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Rubbish to Molong: NSW Planning’s repressive approach to projects of significance

Would you classify a landfill for a rural city in New South Wales as state or regionally significant? Should it get a smoother ride through the planning system than other kinds and scales of development…

When a rubbish dump gets fast-tracked through planning, it’s time to ask questions. Brad Jessup

Would you classify a landfill for a rural city in New South Wales as state or regionally significant? Should it get a smoother ride through the planning system than other kinds and scales of development? Should it be immunised from local laws which discourage developments with adverse impacts?

Later this month we will find out what the NSW Government thinks. Can NSW get its planning laws in order so they respect local communities, provide a role for independent review, and protect the environment? If so, it will need to wrestle control from the Minister, whose predecessors have used the laws to advance a government-controlled development agenda.

The previous NSW Labor Government thought that a landfill built near the town centre of Molong in country NSW - the Orange Waste Project, which would be a dump for Orange’s rubbish - was regionally significant. It approved the locally controversial development in 2010 under the former Part 3A of NSW’s planning laws. This was despite local planning policy directing that the landfill should not be located on the chosen site and even though the courts had rejected a previous iteration of the development.

The assessment and approval of the Orange Waste Project stands as an illustration of how Part 3A operated at its best and its very worst. It demonstrated how a developer can be encouraged and cajoled into improving the environmental credentials of a development. But it also showed how a local community can have its social, economic and environmental concerns confirmed and supported by local laws, but then found insignificant compared to the presented benefits of a decreed regionally significant project.

Like so many other Part 3A developments, in this project the community was left with nowhere to seek redress despite having a case worth arguing.

The relevant planning policies said the proposed site - which would be used for landfill, composting and recycling - was valuable agricultural land. A permit could not be granted until the decision-maker assessed how the development would affect the present and potential agricultural uses of the land. And the decision-maker had to be satisfied that the landfill wouldn’t have an adverse effect on the long-term use, for sustained agricultural production, of any prime crop-and-pasture land.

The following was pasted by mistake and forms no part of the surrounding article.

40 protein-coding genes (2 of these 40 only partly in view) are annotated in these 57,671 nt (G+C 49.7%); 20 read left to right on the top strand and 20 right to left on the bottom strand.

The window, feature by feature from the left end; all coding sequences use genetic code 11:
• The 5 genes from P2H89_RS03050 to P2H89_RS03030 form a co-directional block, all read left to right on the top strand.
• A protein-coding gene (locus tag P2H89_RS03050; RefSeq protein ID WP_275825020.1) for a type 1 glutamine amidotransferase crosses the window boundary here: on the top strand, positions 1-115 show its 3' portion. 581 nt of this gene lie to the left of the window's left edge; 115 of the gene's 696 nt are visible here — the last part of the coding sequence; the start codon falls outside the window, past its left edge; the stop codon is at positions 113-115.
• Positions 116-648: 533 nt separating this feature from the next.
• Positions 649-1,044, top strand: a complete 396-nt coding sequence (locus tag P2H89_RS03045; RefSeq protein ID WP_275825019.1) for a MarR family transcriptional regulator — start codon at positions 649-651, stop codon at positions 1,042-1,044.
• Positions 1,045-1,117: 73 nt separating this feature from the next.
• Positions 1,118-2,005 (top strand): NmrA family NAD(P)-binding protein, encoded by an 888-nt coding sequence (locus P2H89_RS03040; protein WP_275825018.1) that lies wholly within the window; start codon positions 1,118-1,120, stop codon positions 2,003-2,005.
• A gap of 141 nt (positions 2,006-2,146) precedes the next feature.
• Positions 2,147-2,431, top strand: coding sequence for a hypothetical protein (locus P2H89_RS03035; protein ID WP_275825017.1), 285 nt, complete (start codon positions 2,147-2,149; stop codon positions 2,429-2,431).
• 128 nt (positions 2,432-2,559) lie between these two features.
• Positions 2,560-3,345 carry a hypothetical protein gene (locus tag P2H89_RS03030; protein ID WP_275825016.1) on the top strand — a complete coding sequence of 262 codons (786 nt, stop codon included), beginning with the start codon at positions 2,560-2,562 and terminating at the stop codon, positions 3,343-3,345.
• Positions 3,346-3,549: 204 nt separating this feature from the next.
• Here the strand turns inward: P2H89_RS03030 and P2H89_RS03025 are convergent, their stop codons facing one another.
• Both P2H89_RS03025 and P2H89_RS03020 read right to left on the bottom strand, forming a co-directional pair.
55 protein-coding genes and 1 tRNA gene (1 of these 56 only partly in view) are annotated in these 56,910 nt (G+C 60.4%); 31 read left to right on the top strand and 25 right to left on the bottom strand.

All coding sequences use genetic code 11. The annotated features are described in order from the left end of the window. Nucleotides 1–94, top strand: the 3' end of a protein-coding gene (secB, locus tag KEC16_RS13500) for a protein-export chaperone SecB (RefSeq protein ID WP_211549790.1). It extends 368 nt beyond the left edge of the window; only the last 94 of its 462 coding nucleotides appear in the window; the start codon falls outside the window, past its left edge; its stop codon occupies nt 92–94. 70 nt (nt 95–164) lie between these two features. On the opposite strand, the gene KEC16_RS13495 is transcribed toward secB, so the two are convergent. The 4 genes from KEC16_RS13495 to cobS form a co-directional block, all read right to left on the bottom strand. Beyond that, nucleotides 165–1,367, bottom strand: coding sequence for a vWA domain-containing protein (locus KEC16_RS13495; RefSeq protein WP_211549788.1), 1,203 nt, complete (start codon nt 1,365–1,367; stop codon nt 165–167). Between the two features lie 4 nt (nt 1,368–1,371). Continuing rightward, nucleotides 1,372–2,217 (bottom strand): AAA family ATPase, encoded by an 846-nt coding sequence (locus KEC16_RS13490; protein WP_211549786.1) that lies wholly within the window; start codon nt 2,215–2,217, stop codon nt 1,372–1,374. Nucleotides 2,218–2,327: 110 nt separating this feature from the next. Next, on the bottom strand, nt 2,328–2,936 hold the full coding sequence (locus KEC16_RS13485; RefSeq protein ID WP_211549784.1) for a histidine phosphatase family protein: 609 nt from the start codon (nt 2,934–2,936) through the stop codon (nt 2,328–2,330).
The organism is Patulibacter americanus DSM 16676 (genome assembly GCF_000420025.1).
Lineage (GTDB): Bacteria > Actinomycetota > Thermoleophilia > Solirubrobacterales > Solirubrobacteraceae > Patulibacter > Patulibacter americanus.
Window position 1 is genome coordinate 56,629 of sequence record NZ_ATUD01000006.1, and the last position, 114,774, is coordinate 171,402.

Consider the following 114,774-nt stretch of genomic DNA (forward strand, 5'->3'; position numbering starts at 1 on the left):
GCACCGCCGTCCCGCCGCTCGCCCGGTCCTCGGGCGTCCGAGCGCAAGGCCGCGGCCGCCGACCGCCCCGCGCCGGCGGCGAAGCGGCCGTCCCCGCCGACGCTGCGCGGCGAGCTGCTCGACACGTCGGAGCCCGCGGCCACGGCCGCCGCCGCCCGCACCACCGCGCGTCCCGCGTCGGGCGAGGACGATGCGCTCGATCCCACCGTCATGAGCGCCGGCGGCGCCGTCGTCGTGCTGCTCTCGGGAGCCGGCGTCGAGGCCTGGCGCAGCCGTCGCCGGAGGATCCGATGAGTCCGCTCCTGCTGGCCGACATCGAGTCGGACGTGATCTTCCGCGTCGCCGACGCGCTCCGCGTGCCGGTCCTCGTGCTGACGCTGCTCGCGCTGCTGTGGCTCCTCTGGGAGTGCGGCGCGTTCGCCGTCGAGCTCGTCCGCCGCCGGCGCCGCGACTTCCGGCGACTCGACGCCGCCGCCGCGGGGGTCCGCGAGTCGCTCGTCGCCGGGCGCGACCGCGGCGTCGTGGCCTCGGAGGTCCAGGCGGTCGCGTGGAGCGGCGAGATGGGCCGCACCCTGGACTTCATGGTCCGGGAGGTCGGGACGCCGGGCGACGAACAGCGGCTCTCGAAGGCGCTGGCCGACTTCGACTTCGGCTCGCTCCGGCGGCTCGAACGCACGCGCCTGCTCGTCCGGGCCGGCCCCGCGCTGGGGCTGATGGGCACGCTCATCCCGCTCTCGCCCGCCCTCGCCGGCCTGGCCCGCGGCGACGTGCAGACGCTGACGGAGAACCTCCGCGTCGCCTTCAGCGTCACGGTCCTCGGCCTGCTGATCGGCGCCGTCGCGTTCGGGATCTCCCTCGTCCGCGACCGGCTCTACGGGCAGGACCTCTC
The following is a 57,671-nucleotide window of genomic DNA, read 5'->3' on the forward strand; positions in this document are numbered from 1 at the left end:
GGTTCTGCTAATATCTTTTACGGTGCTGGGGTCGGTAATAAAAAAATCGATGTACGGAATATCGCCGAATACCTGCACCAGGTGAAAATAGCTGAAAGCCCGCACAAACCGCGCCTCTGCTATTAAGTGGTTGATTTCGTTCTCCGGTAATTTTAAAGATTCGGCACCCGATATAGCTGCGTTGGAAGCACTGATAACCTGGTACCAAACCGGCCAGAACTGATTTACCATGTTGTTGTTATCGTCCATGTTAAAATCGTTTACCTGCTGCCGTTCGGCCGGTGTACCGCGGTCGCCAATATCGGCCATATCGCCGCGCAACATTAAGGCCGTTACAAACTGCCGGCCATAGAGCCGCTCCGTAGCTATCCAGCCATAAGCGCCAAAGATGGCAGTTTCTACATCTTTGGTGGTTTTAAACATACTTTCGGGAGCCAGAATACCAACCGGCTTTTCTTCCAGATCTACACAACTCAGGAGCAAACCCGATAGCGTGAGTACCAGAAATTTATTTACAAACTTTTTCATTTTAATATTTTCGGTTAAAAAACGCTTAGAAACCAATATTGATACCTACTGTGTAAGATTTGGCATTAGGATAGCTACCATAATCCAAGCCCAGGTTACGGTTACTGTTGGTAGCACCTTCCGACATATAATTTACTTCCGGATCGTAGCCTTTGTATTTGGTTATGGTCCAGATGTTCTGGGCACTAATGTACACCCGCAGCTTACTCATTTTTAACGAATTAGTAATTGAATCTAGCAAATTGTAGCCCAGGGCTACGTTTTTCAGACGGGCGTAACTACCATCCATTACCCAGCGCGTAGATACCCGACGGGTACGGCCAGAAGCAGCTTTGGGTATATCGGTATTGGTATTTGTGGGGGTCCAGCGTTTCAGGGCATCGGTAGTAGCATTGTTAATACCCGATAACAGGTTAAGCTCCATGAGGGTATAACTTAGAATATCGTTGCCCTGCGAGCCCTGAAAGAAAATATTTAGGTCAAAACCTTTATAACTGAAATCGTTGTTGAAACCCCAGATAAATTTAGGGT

What is the best way to use land like this? Brad Jessup

The NSW Land and Environment Court overturned an initial approval of the landfill principally on the basis of this policy context. The Court found that the effects of the development would be adverse and long-lasting. On the actual site and in surrounding lands, agricultural uses would be displaced, restricted or put at potential risk.

There was also opposition because the town’s amenity would be affected by rubbish trucks going back and forth from Orange. And more symbolically, the people of Molong did not want their town to be the place where its neighbour’s rubbish, coming from a different local government area, would be dumped.

The developer, the Orange City Council, responded to the court decision by revising its project. It reduced potential environmental impacts and increased sustainable waste practices. Then it presented the tip proposal to the former government as regionally significant under Part 3A.

The Minister for Planning used a broad and practically unchallengeable power to decide that the project was regionally significant. In doing so the geographic scale for the decision-making changed. Local impacts would give way to perceived or potential regional benefits. This was even though the project’s “regionally significant” status was disputed by opponents. The decision was poorly supported by facts and statutory interpretation principles.

What happened next was what happened for over 98% of projects under Part 3A – the Minister approved it. The opponents' opportunities for appeal were largely and symbolically denied within the planning laws.

We will soon find out what the O'Farrell Government thinks about the importance of certain developments that were previously assessed under the former Part 3A of NSW’s planning law. The NSW Parliament repealed this law shortly after the Coalition Government was voted into office. As part of a review of the NSW planning system, an options paper for reform, and the government’s response to it, are due to be released in June (though the options paper was also promised for April and May, so we shall wait and see).

The paper will certainty include new proposals for identifying, assessing and approving state significant developments. It is important to be able to identify critical and strategic developments warranting State Government oversight. But whether proposals can be framed in a way to pacify ongoing community anger about Part 3A will be interesting to watch.

Can the people of NSW expect meaningful reform? The test will be whether the breadth of the application of the previously laws is severely constrained to projects of true importance to the state. The control previously consolidated in the Planning Minister will have to be reduced and subject to objective standards of good decision-making. And the courts, communities and Parliament must all have defined roles in the new system.

This contribution is based on a presentation on the Orange Waste Project given by the author at the Annual Meeting of the American Association of Geographers in February 2012. A copy of that presentation is available here.

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